JL: Where did that all happen, was that in town here?

EK: That was here [in Minneapolis], and then she did a residency at the Walker for two weeks in August.

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JL: These are bigger questions, but they’re things the Walker is thinking about lately…I was wondering for the both of you, if you feel there’s a better way to connect our generation [twentysomethings] to dance, or a way to connect new audiences to dance, people who are unfamiliar with the medium?

EK: Well, we can both answer, but I think Ryan should answer first, because I’m curious to hear what would bring him into dance, as someone who is theater-trained, and coming into dance-based work….

Ryan Underbakke: I have to openly admit that, being trained in theater—different kinds of theater, realism, naturalism, Lecoq and abstraction—dance was always something that was frowned upon. In all of the training, it was even kind of a deterrent: it’s too dance-y, it looks like a dance piece—it was a bad thing. So meeting Emily and having conversations about what she thought was important in dance and what she saw in dance kind of trained my eye as well…I want to tell a story Emily told me—we saw quite a bit of dance in London and talked a lot about dance—Emily explained there’s this move called the arabesque, a ballet position, and it originated from this idea that seems very theatrical and very physical-theater, if I do say so myself, of trying to point to the moon—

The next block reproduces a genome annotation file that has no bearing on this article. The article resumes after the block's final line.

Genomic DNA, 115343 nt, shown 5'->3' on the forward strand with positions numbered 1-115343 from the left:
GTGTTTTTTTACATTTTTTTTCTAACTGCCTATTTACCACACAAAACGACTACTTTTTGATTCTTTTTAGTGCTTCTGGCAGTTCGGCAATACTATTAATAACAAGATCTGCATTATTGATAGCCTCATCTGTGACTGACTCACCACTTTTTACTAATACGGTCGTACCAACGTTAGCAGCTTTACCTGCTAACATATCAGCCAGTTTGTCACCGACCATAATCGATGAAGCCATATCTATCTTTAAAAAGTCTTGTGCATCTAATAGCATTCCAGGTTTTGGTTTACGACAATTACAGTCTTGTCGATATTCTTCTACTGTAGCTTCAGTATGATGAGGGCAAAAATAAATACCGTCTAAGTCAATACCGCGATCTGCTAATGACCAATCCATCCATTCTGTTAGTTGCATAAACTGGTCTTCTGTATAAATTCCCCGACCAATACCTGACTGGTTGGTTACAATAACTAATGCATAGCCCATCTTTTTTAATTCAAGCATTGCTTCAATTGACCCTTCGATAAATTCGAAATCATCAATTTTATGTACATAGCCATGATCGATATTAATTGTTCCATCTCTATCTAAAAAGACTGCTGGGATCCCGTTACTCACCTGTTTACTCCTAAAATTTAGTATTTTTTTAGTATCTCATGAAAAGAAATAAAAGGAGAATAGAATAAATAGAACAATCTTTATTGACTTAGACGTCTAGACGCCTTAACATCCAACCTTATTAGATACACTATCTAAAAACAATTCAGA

EK: of trying to reach the moon—

RU: to reach the moon to the best of your ability, and it slowly became you tried to reach so high that your leg went up a little bit and higher and higher until it’s become this movement of just the leg going up without the connection to the moon necessarily, it’s become quite codified. I think that for me, as somebody who is just taking their first baby steps into a world that is much more recognizable to you [Emily], it’s that kind of codified work that keeps us out, and I think that goes across a lot of art, it’s a matter of—

JL: of seeing the meanings that were there in the beginning?

RU: exactly, and also what I mean by codified, there’s a code that an audience might not understand, and that’s very alienating. At LISPA (the London International School of Performing Arts) they always used this great term which is “the innocent audience”…so how can you connect with an innocent audience? I think that’s it, how do we get someone who’s been watching dance for 20 years, and someone who’s never seen dance, how does the innocent audience and the understood audience both enjoy it for the same reason?

EK: And it’s interesting too, the Walker is such a great place, there’s been so many amazing performances here, historically, I think about Trisha Brown who did some of her first experimental pieces in Loring Park… but so much dance occurs, almost in a way, behind closed doors, in these inaccessible places, and I think for kids our age that’s not appealing to put on a suit and go see that, or it’s just not a reality for a lot of people.